FaZe Clan reportedly looking to go private less than a year after Nasdaq listing
Less than a year after debuting on the Nasdaq exchange, esports and lifestyle company FaZe Clan is reportedly weighing up the option of going private.
According to a report by Sports Business Journal, FaZe is “considering a restructure that would take it private”, just eight months after going public on the Nasdaq exchange via a special purpose acquisition company, more commonly referred to as a SPAC.
The deal valued FaZe Clan at $725 million (which was lower than the $1 billion valuation when the SPAC merger with B. Riley Principal 150 Merger Corp was announced), but the esports giant has nosedived since debuting on the exchange at approximately $13 per share. It is currently trading at $0.53 a share after hitting a low of $0.37 on March 20.
Companies on the Nasdaq exchange risk a deficiency notice if they close below $1 for 30 consecutive business days. FaZe Clan has been trading below that minimum closing bid price requirement for 32 consecutive business days.
According to the report, FaZe “would need between $40 million and $60 million” to restructure the company and shift it back into private ownership. FaZe is “struggling in such efforts,” the report added.
The news comes at a tumultuous period in the esports industry, which is facing what has been called the “esports winter”, with many companies, from team organizations to media outlets and event organizers, laying off staff or even ceasing operations.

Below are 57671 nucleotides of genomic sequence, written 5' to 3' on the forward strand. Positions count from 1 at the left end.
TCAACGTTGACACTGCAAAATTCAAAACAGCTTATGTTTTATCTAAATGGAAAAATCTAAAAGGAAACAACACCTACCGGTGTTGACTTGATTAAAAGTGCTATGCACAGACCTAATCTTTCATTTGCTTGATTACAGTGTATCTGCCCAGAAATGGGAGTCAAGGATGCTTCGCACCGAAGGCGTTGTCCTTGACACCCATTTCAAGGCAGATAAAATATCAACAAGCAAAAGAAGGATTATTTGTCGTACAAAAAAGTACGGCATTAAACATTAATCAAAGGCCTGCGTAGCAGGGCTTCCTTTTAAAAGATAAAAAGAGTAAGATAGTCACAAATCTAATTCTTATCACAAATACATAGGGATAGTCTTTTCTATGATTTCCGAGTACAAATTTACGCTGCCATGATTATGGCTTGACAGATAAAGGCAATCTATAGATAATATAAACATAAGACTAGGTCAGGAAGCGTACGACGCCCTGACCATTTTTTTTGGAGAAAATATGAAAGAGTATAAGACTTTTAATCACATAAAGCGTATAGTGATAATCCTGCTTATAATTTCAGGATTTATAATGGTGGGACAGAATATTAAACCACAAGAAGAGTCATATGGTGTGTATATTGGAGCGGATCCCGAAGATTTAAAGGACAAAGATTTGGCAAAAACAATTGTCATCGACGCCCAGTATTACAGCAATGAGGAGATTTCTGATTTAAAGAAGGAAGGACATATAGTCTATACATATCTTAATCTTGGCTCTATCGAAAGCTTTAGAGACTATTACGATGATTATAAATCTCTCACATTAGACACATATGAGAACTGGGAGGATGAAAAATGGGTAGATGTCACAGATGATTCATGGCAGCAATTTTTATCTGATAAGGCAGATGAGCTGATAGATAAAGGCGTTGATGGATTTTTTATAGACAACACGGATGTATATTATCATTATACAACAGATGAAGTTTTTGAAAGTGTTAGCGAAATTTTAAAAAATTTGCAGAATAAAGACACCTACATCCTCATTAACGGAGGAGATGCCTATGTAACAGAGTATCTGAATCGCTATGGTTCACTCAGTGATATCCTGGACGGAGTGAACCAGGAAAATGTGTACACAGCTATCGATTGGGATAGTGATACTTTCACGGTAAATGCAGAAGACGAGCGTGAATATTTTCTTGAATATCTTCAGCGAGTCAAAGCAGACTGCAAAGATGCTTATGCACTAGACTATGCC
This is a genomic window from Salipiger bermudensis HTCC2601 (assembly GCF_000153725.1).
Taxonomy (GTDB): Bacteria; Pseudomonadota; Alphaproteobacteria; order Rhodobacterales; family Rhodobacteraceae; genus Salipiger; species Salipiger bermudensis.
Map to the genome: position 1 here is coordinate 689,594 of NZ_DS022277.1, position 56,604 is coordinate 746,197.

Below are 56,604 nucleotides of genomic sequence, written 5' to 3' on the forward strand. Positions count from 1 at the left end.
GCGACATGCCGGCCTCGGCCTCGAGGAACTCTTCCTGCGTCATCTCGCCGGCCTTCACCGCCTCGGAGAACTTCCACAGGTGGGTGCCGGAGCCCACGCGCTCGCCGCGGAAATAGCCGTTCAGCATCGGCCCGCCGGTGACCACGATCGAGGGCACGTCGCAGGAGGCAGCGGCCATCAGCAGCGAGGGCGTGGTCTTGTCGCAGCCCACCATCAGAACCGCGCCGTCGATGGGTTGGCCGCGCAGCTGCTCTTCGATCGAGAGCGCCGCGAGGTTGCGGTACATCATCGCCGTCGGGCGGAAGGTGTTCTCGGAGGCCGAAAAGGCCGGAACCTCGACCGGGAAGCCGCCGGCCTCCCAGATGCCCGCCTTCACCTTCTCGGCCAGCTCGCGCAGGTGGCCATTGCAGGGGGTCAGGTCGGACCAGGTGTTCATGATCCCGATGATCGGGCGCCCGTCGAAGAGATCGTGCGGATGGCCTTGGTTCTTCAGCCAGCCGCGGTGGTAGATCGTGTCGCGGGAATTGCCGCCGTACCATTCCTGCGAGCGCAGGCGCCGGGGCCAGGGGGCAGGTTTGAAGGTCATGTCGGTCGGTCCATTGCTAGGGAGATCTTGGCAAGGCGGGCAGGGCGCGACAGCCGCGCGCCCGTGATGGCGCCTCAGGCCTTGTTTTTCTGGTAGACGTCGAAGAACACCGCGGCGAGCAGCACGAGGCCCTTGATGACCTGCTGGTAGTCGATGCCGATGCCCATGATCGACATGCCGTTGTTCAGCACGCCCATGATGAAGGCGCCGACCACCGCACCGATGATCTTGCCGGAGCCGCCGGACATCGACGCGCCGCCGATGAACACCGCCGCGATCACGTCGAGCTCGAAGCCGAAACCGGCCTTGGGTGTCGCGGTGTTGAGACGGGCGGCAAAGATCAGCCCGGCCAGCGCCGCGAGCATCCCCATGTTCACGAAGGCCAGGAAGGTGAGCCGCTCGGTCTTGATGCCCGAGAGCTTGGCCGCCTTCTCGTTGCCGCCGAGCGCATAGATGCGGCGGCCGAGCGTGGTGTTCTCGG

FaZe Clan’s dire financial situation
In its latest quarterly filing, FaZe Clan reported having only $43.9 million in cash assets, which would be enough to fund the company’s operations until November 2023.
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FaZe will release its financial results for the fourth quarter of 2022 and the full year on March 30. These financials will provide a more detailed picture of the company’s financial health as it considers ways to go private.
Only recently, FaZe slashed 20 percent of its workforce in a massive round of layoffs that began in December and concluded in February. In an internal memo, FaZe CEO Lee Trink said that he was “optimistic” about the future of the company but noted that it was operating “in a very different economic environment” than it was when it went public.
On March 19, 100 Thieves CEO Matthew ‘Nadeshot’ Haag shared his thoughts on FaZe’s declining stock price. “You could say it’s their own doing, and they f**ked us by jumping in and giving that a shot, their lack of success on the market is a terrible thing for the esports industry,” he said on his stream.
In recent months, FaZe have also had to deal with intense criticism from some of its members, including Nordan ‘Rain’ Shat and Jakob ‘Teeqo’ Swaerden, forcing the company to break a week-long silence on Twitter.
“We know that for too long we haven’t been the FaZe we need to be, but we’re working hard towards fixing that,” FaZe said on March 22. “We hope to have all the OGs sit down together soon, and we don’t want to do that without everyone. We’ll do everything in our power to work this out & not let you down.”
Note: A previous version of the story misstated FaZe’s valuation in the SPAC deal as $1 million. The deal was initially valued at $1 billion when the merger with B. Riley Principal 150 Merger Corp was first announced. However, when the deal was finalized, it was valued at $725 million.